What Founding Fathers Intended

How the founding fathers intended the Australian referendum to work.

It is not surprising that the Founding Fathers, democrats to a man, would have found nothing at all attractive in the constitutional plebiscite. Even in a democracy, as France was in 1851 and 1852, a constitutional plebiscite could be so easily misused as it so clearly was. They were determined to prevent change made by stealth, something which is now being proposed in Australia to take up the first decade of the 21st Century.

So what did the Founders do? In 1891 the draft Constitution provided that amendments be first proposed by the federal Parliament and then submitted for approval by a majority of elected State Conventions. But at the Corowa Conference, a peoples' conference, it was decided that the process for constitutional approval, and by implication constitutional change, was to lie with the people. It was only when the politicians accepted this principle that the Federation of Australia could proceed.

During the referendum campaign in 1999, Kerry Jones and I (Prof. David Flint AM) were called to appear before the Joint Parliamentary Select Committee on the Republic Referendum at a hearing on 5 July 1999 in Sydney. One member asked me about cases concerning the removal of a Governor-General. I referred to various precedents in other Commonwealth countries which proved, in my view conclusively so, that, unlike the President of the proposed republic, the Governor-General could not be removed instantaneously. The member replied that she was not interested in other countries.

I thought but did not say that it was indeed fortunate that our Founders, wise men that they were, were neither provincial nor myopic. In drafting the Constitution, they looked at the experience of the world's great democracies, and they learned from them. They knew that constitutional plebiscites could be so easily abused. They knew that the Swiss Constitution guarded against this. (That it also gives the people the right to initiate changes to the Constitution and to propose legislation is another issue.) In brief, our Founders knew how democratic the Swiss referendum was and how undesirable a constitutional plebiscite is.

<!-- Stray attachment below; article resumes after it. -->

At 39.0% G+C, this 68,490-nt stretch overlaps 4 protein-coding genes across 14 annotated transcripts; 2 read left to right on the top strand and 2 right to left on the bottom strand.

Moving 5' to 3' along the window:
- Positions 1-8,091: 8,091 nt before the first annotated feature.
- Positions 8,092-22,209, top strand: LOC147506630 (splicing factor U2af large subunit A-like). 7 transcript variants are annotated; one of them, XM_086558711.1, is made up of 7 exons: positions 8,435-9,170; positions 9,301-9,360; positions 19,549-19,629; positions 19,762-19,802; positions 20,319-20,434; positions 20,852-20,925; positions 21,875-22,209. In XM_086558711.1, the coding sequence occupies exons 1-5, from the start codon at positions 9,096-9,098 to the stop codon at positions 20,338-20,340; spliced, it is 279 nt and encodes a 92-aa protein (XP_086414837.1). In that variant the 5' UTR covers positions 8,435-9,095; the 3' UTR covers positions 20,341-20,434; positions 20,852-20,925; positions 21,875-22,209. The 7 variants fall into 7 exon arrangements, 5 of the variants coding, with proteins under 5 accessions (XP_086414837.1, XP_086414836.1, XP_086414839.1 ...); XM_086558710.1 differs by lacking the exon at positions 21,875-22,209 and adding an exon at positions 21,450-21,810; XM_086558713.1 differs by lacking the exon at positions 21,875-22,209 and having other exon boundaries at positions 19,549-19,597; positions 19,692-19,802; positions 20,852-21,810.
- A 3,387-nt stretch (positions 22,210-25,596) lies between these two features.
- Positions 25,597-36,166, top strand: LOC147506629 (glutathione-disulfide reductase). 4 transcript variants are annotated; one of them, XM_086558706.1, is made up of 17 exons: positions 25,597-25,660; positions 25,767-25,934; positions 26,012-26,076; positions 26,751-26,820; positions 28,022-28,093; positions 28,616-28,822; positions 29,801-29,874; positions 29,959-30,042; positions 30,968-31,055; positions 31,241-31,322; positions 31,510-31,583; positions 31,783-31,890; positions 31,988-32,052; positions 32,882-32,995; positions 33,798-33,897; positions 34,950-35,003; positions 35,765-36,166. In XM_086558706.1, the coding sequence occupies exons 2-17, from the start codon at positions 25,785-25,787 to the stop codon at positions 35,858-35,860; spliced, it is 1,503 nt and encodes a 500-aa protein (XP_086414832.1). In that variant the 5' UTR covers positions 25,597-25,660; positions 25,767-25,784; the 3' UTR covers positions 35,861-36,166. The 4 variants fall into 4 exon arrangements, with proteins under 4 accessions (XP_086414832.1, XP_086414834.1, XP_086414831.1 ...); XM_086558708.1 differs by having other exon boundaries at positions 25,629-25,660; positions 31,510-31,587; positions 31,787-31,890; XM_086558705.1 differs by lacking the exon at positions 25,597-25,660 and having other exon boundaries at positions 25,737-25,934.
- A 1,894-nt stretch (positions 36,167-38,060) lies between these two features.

It was on the same day, the 5th of July, that Mr Turnbull proposed to this same committee that the words "president" and "republic" be removed from the question on the referendum. Illustrating, if there need be such an illustration, the dangers of the constitutional plebiscite where any sort of question can be put to the people without any details.

So that is why our Constitution provides for a Swiss-style referendum as the only way for change. Under s.128, a proposed law to change the Constitution has to be passed by an absolute majority in each House of Parliament and then put to the people. (Where the Houses do not agree, it is still possible for the Governor-General to submit the referendum to the people.)

Not only is a national majority of electors voting required but there must also be a majority of those voting in a majority of States -- that is, four States out of the six. If so approved, the bill is then presented to the Governor-General for royal assent.

(A majority of electors voting in a State is necessary to approve any alteration:
Diminishing the proportionate representation of that State in either House;
Diminishing the minimum number of representatives of that State in the House of Representatives (the most relevant being the minimum for Tasmania of five;
Increasing, diminishing or otherwise altering the limits of that State; or
In any manner affecting the provisions of the Constitution in relation to that State.)


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Crowned Republic

A Crowned Republic is a form of government that features a monarch who serves as a symbolic, ceremonial leader with limited authority over matters related to the executive branch and constitutional issues. This type of system is exemplified by countries like Australia, New Zealand, Canada and the United Kingdom, which are officially classified as constitutional monarchies. Additionally, the term can be applied to historical republics where the head of state held the title of "doge," such as those found in Venice, Genoa, and the Republic of San Marino. In these cases, the monarch's role was largely symbolic, with actual governance being carried out by elected officials or other government bodies. Overall, a crowned republic is a unique blend of monarchical and republican features in which the monarch's role is largely symbolic but still serves an important ceremonial function.
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